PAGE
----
Checking parking meters by day. And by night, security gigs: evenings at the public high school and on-call overnights at the local police department, plus cleaning offices a couple times a week.

This meant 13-hour days, sometimes much longer,

"I just did it because the way I was brought up is because you work. Nothing gets handed to you," Lukoskie says.

All that work, and he was bringing home less than 15-hundred dollars a month.

And it took a toll: he had an aortic valve rupture a few months ago, just before he turned 42.

He's not working right now - doctor's orders, until July at least - and you can tell not working, is bothering him.

Melissa Farrow, a case manager at Central Susquehanna Opportunities Inc., has plenty of clients with a similar work ethic.

Which brings us to our next big barrier for those struggling to make ends meet: transportation.

"It's basically nonexistent we have a bus that goes from Mount Carmel which is the lowest end of Northumberland County, and it comes through Shamokin - it stops here at this building - and goes to the grocery stores and Shamokin hospital. That's about the extent, you know, and it's limited hours," Farrow says.

Farrow says warehouses and distribution centers offering the best paid low-skill jobs often open up where land is cheap and isn't serviced by bus lines.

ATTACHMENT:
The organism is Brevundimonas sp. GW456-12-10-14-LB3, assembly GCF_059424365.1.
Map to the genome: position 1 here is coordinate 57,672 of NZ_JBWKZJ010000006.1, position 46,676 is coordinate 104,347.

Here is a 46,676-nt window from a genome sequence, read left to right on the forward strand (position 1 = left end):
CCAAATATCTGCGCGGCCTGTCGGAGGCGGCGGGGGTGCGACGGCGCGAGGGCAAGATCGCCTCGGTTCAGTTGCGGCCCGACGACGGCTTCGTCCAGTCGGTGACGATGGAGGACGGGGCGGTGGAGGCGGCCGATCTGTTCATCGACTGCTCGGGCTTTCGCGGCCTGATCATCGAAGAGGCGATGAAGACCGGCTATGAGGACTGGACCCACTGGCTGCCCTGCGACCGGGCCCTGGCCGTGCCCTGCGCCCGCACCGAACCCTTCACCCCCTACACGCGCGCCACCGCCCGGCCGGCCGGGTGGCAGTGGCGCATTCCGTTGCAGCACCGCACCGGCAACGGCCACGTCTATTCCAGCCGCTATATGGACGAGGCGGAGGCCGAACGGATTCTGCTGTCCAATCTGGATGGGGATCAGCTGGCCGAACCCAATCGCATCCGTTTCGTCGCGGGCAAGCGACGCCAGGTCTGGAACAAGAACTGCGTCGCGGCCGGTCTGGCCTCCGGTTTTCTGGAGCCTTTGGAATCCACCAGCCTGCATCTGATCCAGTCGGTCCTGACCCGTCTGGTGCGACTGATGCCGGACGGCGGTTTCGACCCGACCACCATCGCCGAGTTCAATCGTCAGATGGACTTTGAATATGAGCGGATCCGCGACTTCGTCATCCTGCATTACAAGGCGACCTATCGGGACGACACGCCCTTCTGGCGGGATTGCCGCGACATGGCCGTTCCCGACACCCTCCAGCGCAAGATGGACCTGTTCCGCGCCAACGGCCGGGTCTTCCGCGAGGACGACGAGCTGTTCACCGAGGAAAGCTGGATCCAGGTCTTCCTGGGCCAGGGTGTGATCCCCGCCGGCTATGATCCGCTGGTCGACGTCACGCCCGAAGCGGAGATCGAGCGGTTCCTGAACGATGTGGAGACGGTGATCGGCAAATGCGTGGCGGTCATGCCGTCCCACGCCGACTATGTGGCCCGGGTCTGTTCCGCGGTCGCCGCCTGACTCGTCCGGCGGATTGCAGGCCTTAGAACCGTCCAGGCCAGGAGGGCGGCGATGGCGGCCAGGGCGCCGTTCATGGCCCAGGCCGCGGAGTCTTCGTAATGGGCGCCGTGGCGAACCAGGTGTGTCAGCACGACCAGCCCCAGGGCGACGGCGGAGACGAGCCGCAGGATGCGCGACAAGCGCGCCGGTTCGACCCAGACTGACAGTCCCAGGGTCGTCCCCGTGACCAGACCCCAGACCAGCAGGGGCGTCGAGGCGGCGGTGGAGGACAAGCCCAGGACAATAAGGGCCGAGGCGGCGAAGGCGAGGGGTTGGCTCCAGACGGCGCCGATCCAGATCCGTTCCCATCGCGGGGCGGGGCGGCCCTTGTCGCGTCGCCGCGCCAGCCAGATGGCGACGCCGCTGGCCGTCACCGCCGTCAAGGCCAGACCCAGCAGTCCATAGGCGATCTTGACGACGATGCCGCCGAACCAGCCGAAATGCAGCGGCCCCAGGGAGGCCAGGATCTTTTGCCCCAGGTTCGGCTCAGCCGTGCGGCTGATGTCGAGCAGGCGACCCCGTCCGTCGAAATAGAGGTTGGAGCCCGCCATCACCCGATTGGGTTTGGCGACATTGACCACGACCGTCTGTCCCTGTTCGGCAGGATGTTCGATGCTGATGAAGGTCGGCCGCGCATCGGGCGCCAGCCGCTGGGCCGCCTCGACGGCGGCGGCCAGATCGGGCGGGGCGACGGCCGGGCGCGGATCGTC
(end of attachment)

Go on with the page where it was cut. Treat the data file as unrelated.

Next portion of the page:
"We had one young lady, that I'm working with, she didn't have transportation so she hooked up with somebody to get a ride and that person, you know, didn't go to work for whatever reason so she lost her job. But that's just one of the, you know, anecdotes that happens. That's the kind of thing that happens," Farrow says.

It's unclear how the nation's poorest figure into candidates' plans for public transit.

They all say investing in infrastructure, generally, will create jobs.

Trump's talking about high-speed rail.

Clinton's calling for $275 billion over five years for transportation infrastructure, paid for by taxing the country's wealthiest and involving locally-generated creative solutions.

Sanders says closing corporate tax loopholes will help generate his trillion-dollar transit boost, and states will decide how to spend nearly 40 percent of that.

None get into detail about expanding mass transit. Or talk about optics, how to make it work in Washington.

And no one who follows this stuff is surprised.

"It is vital for our economy and specifically for low income folks who want to get more access to opportunity and often become stranded in what we call transit deserts where they are walking over a mile to get to a single bus stop," says Molly Nichols, director of Pittsburghers for Public Transit.

People we interviewed also say job training programs need to be more robust, although some advocates argue small businesses (not the government) are best-equipped to provide the most effectie employment prep programs. On-demand scheduling's a big problem as well, prompting lawsuits and federal legislation that hasn't really gone anywhere.

Universal paid family or maternity leave could make a huge difference, some said. So could scaling support for services like child care, instead of the present method of full benefits below a certain income and none above.  

Bowers says it seems like for the people running for national office, these aren't the things on their radar.

"People who have the money, they're comfortable," Bowers says. "And I believe in today's society says it's going back to the haves and have nots."